West Indian Indigenous Healing Traditions

A West Indian today is a native or inhabitant of the West Indies (the Antilles and the Lucayan Archipelago). For more than 100 years the words West Indian specifically described natives of the West Indies, but by 1661 Europeans had begun to use it also to describe the descendants of European colonists who stayed in the West Indies. Today we know:
  • There are at least 28 island nations and more than 7,000 individual islands in the Caribbean, which includes islands off the coasts of South and Central America as well as those in the Leeward and Windward Islands and the major islands of Cuba, Jamaica, Hispaniola (home to Haiti and the Dominican Republic, the Bahamas, and Puerto Rico. Only about only 2% of these islands are inhabited!

  •  The Caribbean is an area populated by a diverse polyglot of peoples in every combination of race, religion, language, and culture coexisting peacefully, dwelling on islands large and small, some poorly endowed with natural resources, others abundantly. Yet, no other region of the world is so richly varied, peaceful, and non-racial.


Popular Caribbean history exerts only a meager picture on its actual vibrant history, yet the reader of this Course can now view the ravages of history and transcend this by reading about this time period in all its suspense and splendor. Respecting prior works but casting a broad prism, not a microscope, on the wonderment of this most unique survival medicine transformed in the colonies, we can begin to appreciate the enormous and complex history that suddenly transformed the medicinal and culinary history of the world.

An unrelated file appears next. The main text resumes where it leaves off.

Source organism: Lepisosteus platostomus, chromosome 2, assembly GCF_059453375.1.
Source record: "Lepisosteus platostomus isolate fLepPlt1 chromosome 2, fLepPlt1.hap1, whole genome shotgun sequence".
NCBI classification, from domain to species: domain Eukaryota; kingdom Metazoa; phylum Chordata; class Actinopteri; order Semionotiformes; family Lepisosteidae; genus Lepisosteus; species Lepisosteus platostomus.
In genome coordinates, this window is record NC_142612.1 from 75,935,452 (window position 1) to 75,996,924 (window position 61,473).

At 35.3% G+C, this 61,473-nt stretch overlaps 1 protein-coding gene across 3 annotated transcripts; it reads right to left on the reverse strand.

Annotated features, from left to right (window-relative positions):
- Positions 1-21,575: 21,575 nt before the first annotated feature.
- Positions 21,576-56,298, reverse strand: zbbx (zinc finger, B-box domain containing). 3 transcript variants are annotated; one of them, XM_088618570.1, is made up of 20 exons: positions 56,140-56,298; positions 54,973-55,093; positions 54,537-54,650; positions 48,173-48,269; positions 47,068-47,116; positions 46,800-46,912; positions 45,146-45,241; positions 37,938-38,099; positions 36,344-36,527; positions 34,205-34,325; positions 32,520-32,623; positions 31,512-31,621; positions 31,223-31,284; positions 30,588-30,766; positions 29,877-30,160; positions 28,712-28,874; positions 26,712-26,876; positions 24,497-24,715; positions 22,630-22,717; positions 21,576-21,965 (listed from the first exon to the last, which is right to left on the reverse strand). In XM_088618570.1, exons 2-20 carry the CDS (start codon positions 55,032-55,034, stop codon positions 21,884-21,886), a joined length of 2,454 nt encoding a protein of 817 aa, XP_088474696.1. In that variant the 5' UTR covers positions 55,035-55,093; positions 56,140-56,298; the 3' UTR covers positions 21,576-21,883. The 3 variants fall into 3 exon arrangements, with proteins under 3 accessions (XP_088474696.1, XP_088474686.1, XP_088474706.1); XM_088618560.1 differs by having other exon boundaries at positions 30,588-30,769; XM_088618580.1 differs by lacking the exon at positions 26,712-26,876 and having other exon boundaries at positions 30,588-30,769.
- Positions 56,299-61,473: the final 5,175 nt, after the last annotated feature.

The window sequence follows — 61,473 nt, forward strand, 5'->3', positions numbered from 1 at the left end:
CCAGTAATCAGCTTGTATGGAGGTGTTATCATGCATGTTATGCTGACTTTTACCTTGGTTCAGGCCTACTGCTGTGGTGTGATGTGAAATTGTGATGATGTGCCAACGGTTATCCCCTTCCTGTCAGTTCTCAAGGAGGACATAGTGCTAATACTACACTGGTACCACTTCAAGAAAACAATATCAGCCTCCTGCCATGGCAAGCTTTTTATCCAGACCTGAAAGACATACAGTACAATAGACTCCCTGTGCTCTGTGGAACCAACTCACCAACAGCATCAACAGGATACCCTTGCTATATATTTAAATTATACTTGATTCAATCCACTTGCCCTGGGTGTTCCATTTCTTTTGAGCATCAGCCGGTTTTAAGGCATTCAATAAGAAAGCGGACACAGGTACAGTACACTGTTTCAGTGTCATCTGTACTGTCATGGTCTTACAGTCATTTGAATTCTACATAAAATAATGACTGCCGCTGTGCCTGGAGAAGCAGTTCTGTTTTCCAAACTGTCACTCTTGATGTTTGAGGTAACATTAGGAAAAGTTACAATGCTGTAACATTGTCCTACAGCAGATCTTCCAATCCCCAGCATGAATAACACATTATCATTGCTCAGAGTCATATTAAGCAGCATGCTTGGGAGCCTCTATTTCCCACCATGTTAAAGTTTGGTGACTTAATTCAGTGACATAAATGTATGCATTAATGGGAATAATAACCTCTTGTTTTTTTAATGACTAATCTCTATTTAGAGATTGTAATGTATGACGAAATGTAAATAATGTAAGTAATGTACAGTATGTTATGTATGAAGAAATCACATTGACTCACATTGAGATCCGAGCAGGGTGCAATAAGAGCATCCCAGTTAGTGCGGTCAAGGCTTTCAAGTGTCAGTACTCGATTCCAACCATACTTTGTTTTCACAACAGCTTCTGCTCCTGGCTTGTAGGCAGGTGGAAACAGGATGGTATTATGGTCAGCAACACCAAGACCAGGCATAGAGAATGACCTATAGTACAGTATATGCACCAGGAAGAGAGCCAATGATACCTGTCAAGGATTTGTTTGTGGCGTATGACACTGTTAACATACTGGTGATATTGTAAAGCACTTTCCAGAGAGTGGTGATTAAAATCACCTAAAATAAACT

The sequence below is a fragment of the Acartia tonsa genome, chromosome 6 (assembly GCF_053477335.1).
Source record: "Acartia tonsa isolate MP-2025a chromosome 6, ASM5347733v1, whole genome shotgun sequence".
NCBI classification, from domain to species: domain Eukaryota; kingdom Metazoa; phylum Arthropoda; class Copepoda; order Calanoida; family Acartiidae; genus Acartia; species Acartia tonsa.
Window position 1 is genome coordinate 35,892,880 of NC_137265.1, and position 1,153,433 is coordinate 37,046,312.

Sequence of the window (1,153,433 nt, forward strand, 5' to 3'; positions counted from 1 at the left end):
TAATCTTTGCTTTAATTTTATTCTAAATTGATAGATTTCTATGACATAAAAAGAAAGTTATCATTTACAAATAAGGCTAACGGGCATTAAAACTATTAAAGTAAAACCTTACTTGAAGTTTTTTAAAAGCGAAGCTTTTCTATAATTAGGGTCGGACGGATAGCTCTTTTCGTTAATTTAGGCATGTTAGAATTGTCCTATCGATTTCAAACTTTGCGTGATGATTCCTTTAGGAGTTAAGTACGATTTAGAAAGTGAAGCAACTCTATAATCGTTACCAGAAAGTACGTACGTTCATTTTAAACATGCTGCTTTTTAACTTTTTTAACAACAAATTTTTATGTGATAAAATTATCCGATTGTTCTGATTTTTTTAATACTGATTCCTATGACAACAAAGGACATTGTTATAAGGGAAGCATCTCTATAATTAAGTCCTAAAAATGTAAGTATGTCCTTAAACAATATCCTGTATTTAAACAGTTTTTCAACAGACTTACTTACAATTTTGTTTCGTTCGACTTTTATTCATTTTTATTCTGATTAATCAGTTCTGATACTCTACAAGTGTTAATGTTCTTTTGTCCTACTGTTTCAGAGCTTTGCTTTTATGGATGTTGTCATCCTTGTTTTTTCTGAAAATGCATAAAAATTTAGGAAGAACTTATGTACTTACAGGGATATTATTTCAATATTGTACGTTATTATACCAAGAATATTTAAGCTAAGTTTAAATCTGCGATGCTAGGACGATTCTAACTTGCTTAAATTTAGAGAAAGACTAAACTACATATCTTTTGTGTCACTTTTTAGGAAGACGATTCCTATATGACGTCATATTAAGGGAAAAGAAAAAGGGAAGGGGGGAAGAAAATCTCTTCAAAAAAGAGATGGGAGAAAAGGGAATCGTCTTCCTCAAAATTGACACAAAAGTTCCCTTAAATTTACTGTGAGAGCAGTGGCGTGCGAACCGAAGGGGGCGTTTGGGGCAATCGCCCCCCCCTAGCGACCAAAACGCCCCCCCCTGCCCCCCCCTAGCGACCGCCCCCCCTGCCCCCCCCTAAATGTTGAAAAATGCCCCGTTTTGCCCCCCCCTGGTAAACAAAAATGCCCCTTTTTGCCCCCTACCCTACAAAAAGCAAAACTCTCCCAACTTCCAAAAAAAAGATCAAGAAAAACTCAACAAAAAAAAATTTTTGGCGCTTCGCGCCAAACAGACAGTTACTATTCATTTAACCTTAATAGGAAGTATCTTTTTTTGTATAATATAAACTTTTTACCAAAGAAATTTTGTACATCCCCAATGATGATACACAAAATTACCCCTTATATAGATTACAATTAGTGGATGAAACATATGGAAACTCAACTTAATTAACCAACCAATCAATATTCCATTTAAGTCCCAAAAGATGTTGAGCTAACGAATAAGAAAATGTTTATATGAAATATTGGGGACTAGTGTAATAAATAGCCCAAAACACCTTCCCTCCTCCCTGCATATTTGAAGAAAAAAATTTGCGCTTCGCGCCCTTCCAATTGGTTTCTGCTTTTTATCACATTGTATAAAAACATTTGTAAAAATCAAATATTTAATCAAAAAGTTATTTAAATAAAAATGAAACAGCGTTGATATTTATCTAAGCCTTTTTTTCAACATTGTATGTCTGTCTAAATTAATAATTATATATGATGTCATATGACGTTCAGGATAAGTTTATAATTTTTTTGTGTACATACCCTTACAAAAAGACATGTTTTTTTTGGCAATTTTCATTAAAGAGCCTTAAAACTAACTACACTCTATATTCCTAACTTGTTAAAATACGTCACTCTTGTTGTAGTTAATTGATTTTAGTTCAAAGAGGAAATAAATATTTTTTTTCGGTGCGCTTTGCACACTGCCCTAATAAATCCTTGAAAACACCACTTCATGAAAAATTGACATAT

It is estimated that Amerindians developed 60% of the world’s food crops and there are no food plants native to the Americas that were not first cultivated by Indigenous Peoples of the region. As for our Taíno ancestors, and their close relatives the so-called “Caribs”, were the first peoples in the Western Hemisphere to be called “Indians” by Christopher Columbus. It must also be acknowledged that many of the medicinal plants and food crops that are now staples in Europe, Africa and Asia, were first encountered in the 15th century Caribbean and taken back to Christendom. The Caribbean’s tropical environment was a virtual “pharmacopoeia” of medicinal plants and herbal remedies and the use of these important resources were not only accessed by so-called “Shamans/Medicine Women or Men” but by most members of the West Indian communities.

Many Caribbean indigenous plants now identified solely as food crops were also valued by the West Indians for their medicinal properties. This Course offers a new perspective on the role played by colonial descriptions and translation of Caribbean plants in representations of Caribbean culture. Through thorough examination of Caribbean phytonyms in lexicography, colonization, history, songs and translation studies, the authors argue that the Westernization of vernacular phytonyms, while systematizing the nomenclature, blurred and erased the cultural tradition of Caribbean plants and medicinal herbs.

The means of transmission and preservation of this oral culture was in the plantation songs and herb vendor songs of the islands settled by the British, French and Dutch. Musical creativity was and is a powerful form of resistance, as in the contemporary case of Reggae music and the rise of Rastafarians, and Bob Marley’s ‘untranslatable’ lyrics.

This Course will be of interest to scholars of Caribbean studies and to linguists interested in pursuing a little known subject.
25 clock hours.